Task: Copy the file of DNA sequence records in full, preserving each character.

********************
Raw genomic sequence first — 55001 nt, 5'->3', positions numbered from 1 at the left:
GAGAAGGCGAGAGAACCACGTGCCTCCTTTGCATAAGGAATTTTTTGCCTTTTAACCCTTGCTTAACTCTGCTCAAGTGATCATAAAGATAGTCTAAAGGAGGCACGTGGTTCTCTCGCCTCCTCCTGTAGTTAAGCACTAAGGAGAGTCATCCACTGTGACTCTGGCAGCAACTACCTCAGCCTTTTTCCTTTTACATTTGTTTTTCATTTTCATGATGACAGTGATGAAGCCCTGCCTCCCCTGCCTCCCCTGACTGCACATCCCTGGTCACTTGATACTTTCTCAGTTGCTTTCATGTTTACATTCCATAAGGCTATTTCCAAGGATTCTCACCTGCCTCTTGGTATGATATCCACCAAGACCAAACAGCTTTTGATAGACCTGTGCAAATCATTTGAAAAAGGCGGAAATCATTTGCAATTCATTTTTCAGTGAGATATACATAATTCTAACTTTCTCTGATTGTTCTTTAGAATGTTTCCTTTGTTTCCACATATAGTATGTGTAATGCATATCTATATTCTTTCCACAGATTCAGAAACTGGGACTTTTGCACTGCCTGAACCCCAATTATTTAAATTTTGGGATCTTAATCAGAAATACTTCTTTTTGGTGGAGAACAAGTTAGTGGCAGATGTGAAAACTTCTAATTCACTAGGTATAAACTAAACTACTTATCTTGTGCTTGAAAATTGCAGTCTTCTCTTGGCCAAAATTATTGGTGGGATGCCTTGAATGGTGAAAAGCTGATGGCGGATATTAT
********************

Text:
Raw genomic sequence first — 55001 nt, 5'->3', positions numbered from 1 at the left:
GAGAAGGCGAGAGAACCACGTGCCTCCTTTGCATAAGGAATTTTTTGCCTTTTAACCCTTGCTTAACTCTGCTCAAGTGATCATAAAGATAGTCTAAAGGAGGCACGTGGTTCTCTCGCCTCCTCCTGTAGTTAAGCACTAAGGAGAGTCATCCACTGTGACTCTGGCAGCAACTACCTCAGCCTTTTTCCTTTTACATTTGTTTTTCATTTTCATGATGACAGTGATGAAGCCCTGCCTCCCCTGCCTCCCCTGACTGCACATCCCTGGTCACTTGATACTTTCTCAGTTGCTTTCATGTTTACATTCCATAAGGCTATTTCCAAGGATTCTCACCTGCCTCTTGGTATGATATCCACCAAGACCAAACAGCTTTTGATAGACCTGTGCAAATCATTTGAAAAAGGCGGAAATCATTTGCAATTCATTTTTCAGTGAGATATACATAATTCTAACTTTCTCTGATTGTTCTTTAGAATGTTTCCTTTGTTTCCACATATAGTATGTGTAATGCATATCTATATTCTTTCCACAGATTCAGAAACTGGGACTTTTGCACTGCCTGAACCCCAATTATTTAAATTTTGGGATCTTAATCAGAAATACTTCTTTTTGGTGGAGAACAAGTTAGTGGCAGATGTGAAAACTTCTAATTCACTAGGTATAAACTAAACTACTTATCTTGTGCTTGAAAATTGCAGTCTTCTCTTGGCCAAAATTATTGGTGGGATGCCTTGAATGGTGAAAAGCTGATGGCGGATATTAT